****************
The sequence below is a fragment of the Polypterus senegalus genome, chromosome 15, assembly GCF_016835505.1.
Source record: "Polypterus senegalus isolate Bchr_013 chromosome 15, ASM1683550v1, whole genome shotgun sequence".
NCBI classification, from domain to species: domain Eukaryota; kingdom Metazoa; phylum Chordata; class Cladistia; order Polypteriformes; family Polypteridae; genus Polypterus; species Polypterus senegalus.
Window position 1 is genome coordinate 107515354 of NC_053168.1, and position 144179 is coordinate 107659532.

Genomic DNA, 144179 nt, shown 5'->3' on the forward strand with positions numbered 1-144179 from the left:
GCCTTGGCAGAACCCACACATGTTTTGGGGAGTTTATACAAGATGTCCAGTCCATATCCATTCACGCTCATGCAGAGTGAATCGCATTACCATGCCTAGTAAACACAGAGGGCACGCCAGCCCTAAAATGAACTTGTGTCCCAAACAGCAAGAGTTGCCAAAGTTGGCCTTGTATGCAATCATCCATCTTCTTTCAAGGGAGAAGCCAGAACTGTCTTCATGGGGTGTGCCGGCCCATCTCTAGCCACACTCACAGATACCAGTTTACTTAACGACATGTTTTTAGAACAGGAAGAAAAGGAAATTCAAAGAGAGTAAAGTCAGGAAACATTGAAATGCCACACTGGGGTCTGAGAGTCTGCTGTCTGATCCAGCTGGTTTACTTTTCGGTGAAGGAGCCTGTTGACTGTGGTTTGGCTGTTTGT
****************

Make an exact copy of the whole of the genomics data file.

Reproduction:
The sequence below is a fragment of the Polypterus senegalus genome, chromosome 15, assembly GCF_016835505.1.
Source record: "Polypterus senegalus isolate Bchr_013 chromosome 15, ASM1683550v1, whole genome shotgun sequence".
NCBI classification, from domain to species: domain Eukaryota; kingdom Metazoa; phylum Chordata; class Cladistia; order Polypteriformes; family Polypteridae; genus Polypterus; species Polypterus senegalus.
Window position 1 is genome coordinate 107515354 of NC_053168.1, and position 144179 is coordinate 107659532.

Genomic DNA, 144179 nt, shown 5'->3' on the forward strand with positions numbered 1-144179 from the left:
GCCTTGGCAGAACCCACACATGTTTTGGGGAGTTTATACAAGATGTCCAGTCCATATCCATTCACGCTCATGCAGAGTGAATCGCATTACCATGCCTAGTAAACACAGAGGGCACGCCAGCCCTAAAATGAACTTGTGTCCCAAACAGCAAGAGTTGCCAAAGTTGGCCTTGTATGCAATCATCCATCTTCTTTCAAGGGAGAAGCCAGAACTGTCTTCATGGGGTGTGCCGGCCCATCTCTAGCCACACTCACAGATACCAGTTTACTTAACGACATGTTTTTAGAACAGGAAGAAAAGGAAATTCAAAGAGAGTAAAGTCAGGAAACATTGAAATGCCACACTGGGGTCTGAGAGTCTGCTGTCTGATCCAGCTGGTTTACTTTTCGGTGAAGGAGCCTGTTGACTGTGGTTTGGCTGTTTGT